BRASILIA, April 18, 2016 (Xinhua) -- Brazilian President Dilma Rousseff makes a statement at the Planalto Palace in Brasilia, Brazil, on April 18, 2016. The Brazilian Chamber of Deputies, or the lower house of parliament, voted in favor of impeaching President Dilma Rousseff on Sunday. (Xinhua/AGENCIA ESTADO)
BRASILIA, April 18, 2016 (Xinhua) -- Brazilian President Dilma Rousseff makes a statement at the Planalto Palace in Brasilia, Brazil, on April 18, 2016. The Brazilian Chamber of Deputies, or the lower house of parliament, voted in favor of impeaching President Dilma Rousseff on Sunday. (Xinhua/AGENCIA ESTADO)

The Union of South American Nations (Unasur), a regional bloc comprising of 12 countries, said it has been “closely following” the development in Brazil, and the legislative process that voted in favor of ousting the president “raised many concerns.”

BRASILIA, April 18, 2016 (Xinhua) -- Brazilian President Dilma Rousseff makes a statement at the Planalto Palace in Brasilia, Brazil, on April 18, 2016. The Brazilian Chamber of Deputies, or the lower house of parliament, voted in favor of impeaching President Dilma Rousseff on Sunday. (Xinhua/AGENCIA ESTADO)
BRASILIA, April 18, 2016 (Xinhua) — Brazilian President Dilma Rousseff makes a statement at the Planalto Palace in Brasilia, Brazil, on April 18, 2016. The Brazilian Chamber of Deputies, or the lower house of parliament, voted in favor of impeaching President Dilma Rousseff on Sunday. (Xinhua/AGENCIA ESTADO)

The Brazilian Senate voted early Thursday for an impeachment trial against Rousseff, suspending the president from office for six months.

Rousseff is charged with being “criminally responsible” for her administration’s alleged cover-up of public deficits in 2014 and 2015 in an attempt to get reelected. The legal term means she encouraged or facilitated the “crime,” even if she did not carry it out.

However, impeachment does not apply if “she did not personally commit the crime,” Unasur Secretary General Ernesto Samper told reporters Thursday in Quito, Ecuador, where the bloc is headquartered.

“Brazil’s Constitution is very clear on the matter,” he added.

Rousseff has said she did nothing wrong, and the accusation is being used as an excuse to oust the ruling Workers’ Party from power.

Unasur will work to “guarantee the president’s right to legitimate defense,” Samper said, warning that what was happening in Brazil could endanger other democratically elected governments in the region by making them vulnerable to legal action for alleged administrative failings.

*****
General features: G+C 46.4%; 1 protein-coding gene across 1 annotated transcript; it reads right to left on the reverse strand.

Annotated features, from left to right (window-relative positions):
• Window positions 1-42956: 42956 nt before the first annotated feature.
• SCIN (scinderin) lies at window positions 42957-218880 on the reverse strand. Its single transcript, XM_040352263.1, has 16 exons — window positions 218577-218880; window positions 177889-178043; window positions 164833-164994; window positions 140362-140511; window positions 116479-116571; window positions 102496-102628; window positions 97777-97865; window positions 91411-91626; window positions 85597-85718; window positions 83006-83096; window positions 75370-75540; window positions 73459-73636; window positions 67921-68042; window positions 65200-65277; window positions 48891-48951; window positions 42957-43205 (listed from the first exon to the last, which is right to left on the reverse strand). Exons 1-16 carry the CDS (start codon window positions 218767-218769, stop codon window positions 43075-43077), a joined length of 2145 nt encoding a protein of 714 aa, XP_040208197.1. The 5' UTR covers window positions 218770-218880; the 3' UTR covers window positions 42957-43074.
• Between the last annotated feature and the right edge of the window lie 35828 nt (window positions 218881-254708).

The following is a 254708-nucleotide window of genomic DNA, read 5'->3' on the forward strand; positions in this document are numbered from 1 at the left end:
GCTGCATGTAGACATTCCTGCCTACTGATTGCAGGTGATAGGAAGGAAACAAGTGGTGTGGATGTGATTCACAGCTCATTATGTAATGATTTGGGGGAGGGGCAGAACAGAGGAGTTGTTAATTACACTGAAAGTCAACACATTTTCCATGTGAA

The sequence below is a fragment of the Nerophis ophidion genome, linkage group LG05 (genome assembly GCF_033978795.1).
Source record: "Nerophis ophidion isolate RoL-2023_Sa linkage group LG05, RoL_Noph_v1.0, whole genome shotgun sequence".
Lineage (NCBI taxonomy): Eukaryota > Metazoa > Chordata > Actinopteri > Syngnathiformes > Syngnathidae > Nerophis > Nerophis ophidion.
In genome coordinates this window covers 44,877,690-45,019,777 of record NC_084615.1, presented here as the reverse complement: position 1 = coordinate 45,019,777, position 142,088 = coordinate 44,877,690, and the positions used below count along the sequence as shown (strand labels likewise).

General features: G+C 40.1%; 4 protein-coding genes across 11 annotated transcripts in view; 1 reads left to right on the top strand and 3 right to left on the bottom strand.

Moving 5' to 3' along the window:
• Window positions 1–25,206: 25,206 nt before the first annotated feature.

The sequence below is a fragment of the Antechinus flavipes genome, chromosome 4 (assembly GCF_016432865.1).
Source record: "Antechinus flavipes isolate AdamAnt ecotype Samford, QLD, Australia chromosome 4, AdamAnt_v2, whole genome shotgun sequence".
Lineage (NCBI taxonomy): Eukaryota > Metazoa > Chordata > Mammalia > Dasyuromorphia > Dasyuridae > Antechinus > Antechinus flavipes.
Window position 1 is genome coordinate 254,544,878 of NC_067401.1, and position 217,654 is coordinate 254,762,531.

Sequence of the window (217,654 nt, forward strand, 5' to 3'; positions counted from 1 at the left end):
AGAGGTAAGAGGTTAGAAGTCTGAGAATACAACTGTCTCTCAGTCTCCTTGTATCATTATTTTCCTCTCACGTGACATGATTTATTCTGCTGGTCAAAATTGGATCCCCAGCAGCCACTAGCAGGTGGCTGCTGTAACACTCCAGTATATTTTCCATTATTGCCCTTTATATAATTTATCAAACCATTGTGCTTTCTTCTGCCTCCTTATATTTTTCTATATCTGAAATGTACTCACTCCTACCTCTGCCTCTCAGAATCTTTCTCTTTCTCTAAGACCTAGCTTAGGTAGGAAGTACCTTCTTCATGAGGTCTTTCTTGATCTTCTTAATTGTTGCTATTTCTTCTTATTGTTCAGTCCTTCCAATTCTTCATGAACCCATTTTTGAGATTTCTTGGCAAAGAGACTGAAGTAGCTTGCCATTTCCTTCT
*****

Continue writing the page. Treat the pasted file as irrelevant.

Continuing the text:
In Venezuela, a member of Unasur, which also comprises Argentina, Bolivia, Brazil, Colombia, Chile, Ecuador, Guyana, Paraguay, Peru, Suriname and Uruguay, the foreign ministry was more blunt, calling the impeachment trial a “coup.”

“Venezuela categorically rejects the parliamentary coup d’etat underway in Brazil through a travesty of justice by the oligarchy and imperialist powers, which aims to overthrow President Dilma Rousseff … endangering the Constitution and democracy,” the ministry said in a statement Thursday.

Chilean Foreign Minister Heraldo Munoz said his country was “concerned” about the events in Brazil, “which have generated uncertainty at the international level.”

In Ecuador, the foreign ministry expressed its “deep concerns” and reiterated “its decisive support for the Brazilian people and the constitutional government of President Rousseff.”

The ministry also said that “not a single accusation links her to committing a crime.”

Nicaraguan President Daniel Ortega wrote to Rousseff on Thursday, expressing his solidarity and condemning the legislative decision to subject her to a trial.

“We have followed, with indignation and condemnation, the unseemly and anti-democratic process that has marred the seriousness and strength of the institutions” in Brazil, Ortega wrote.

He blamed the “political games of the right wing …that aim to weaken” welfare programs designed to reduce poverty.

After the Senate’s vote on Thursday, Rousseff must vacate the presidency for the impeachment trial, which could take six months.

Brazilian Vice President Michel Temer, who was made acting president Thursday, has hinted at spending cuts and pro-business measures, saying his priority was to revive a sluggish economy. Endi

Source: Xinhua

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